Tag Archives: development

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Just yesterday I wrote about how we felt somewhat let down by Harry's nursery. We were upset that a referral for speech therapy made in March had not yet happened, that the NHS team seemed to be waiting on information from the school and yet the school had told us they were waiting on the NHS team based at the hospital. We were also somewhat annoyed that Harry's report seemed to suggest he is developmentally delayed and we had not been previously informed. All of this lead to me wondering whether we had made the right choice over school since Harry's nursery is attached to the school he will be attending and operates pretty much as a part of the school community.

Having emailed the Head teacher of the school on Tuesday afternoon, I received an apologetic response yesterday morning. The Head apologised for the confusion caused and had spoken to the SENCO who was trying to sort out what had happened with regards to the Speech and Language Therapy referral. She also said that the Early Years Foundation Stage (EYFS) manager would speak to us with regards to Harry's report.

I was pleased to hear that my concerns were being taken seriously and there was an immediate attempt to resolve the situation. All we wanted was reassurance and we were pleased we seemed to have it although still concerned whether Harry's needs were being met.

As is normal, the husband took Harry to nursery on Wednesday afternoon, he was late coming back, I assumed that he had gone to the shop to get my lunch. It turned out that the EYFS manager spoke to him at drop off. Which would have been fine, if the husband had understood what she had said. He told me it mostly went over his head but it was warm and humid, she seemed flustered and rushed so he didn't want to clarify the things he hadn't understood. Instead I went to collect to Harry at 3.20 pm.

Harry's report was explained to me. The fact they had highlighted the age groupĀ 22-36 months and not 30-50 months merely meant that he had met all the criteria within the 22-36 months, that he is working at the 30-50 months level and, as the comments suggested, they have absolutely no concerns. They feel that to highlight the 30-50 months group would mean that his next teacher may not plan the right support, that perhaps he just needs a little more work to bring him up to that level and they did not want that to be missed in hand over to Reception.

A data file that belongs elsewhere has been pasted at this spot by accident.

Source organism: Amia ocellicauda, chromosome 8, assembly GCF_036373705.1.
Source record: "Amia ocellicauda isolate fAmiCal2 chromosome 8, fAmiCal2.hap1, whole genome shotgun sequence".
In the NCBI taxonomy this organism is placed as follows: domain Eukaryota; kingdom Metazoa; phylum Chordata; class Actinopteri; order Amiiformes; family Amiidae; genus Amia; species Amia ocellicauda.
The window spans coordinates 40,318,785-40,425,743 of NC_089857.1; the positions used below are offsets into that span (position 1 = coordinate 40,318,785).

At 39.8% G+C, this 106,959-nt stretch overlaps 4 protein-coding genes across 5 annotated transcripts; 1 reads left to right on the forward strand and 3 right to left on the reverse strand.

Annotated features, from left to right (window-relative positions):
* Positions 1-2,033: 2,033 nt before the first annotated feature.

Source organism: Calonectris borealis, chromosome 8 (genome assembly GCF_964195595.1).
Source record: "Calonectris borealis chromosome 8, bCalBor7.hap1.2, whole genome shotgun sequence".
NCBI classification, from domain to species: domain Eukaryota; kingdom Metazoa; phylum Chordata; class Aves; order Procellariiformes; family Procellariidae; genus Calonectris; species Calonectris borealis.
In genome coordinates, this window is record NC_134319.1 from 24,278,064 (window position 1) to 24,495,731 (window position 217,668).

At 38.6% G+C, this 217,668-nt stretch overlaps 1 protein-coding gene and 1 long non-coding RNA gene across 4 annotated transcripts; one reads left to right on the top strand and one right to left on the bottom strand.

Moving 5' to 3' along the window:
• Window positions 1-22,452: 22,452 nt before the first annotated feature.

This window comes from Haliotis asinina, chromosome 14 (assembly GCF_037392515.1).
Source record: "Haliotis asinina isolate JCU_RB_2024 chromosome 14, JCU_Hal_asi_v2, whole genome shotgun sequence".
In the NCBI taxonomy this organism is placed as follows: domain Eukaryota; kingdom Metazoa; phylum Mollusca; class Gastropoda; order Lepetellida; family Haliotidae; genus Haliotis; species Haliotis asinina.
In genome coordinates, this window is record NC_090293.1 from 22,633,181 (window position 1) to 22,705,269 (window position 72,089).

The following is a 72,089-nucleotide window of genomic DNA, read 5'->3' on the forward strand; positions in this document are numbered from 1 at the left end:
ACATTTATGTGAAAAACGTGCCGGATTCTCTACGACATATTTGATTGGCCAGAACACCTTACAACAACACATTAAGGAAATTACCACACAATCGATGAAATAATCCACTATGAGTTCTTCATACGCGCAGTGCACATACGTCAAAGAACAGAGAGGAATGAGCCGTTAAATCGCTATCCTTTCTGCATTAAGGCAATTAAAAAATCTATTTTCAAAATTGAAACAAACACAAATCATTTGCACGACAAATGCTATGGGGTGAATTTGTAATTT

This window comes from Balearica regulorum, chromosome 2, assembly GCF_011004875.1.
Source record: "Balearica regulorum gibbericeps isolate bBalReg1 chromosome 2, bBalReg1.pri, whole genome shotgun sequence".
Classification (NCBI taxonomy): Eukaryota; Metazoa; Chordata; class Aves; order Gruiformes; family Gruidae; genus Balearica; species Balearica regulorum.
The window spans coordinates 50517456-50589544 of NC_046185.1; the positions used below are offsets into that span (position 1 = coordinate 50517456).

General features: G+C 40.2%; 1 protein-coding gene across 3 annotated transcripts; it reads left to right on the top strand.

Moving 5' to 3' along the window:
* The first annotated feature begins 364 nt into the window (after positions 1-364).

Which all makes perfect sense I guess, once it was explained. It just made me wonder why this was not made clear in the report. The EYFS manager recognised that perhaps in future it may be worth explaining to parents and carers and seemed to understand the confusion we had.

We then moved on to the Speech and Language Therapy (SLT) referral. I was reassured that the school had believed that they have done what they should but that SENCO was working with the hospital to try to establish what went wrong, where there had been a failure of communication. As a result, the school have been promised a SLT therapist twice a week from September and Harry is to be prioritised. I was asked when our private speech therapy, assessment which I booked after getting frustrated at the lack of progress with Harry's assessment and after reading Rachel of Confessions of a SAHM post, was booked for and whether it was possible to cancel it. As it was booked for this morning, with less than 24 hours notice we would still have had to pay. The husband and I also decided that knowing where we stand and how we can help Harry was a huge priority to us. More on that another day.

It is safe to say that both the husband and I feel satisfied that the school are meeting Harry's needs. Yes, it is frustrating that there has been a loss of communication somewhere but I am happy that this has been (or at least is being) resolved. I am not often one who will speak up but I have discovered that where my son's education is concerned, I bounce into Mamma Bear mode, determined that he will get the best possible.

I have been impressed with how promptly the school addressed our concerns, particularly at what must be a busy time of year for them and feel confident over our choice of school once more. I also have no doubt that this will not be the last time I will need to discuss something that we are unhappy with but at least now I am confident that I can do it!

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Toddlers are a pretty resilient bunch of people aren't they?

We have gone through a huge upheaval recently and whilst I spend what feels like hours at a time beating myself up, trying to work out how it all went so wrong, H is still largely happy, playful, cheeky and back-chatting as always.

There is no doubt that there have been a few clingy moments but with so much change at such a young age, no one can really blame him. ...continue reading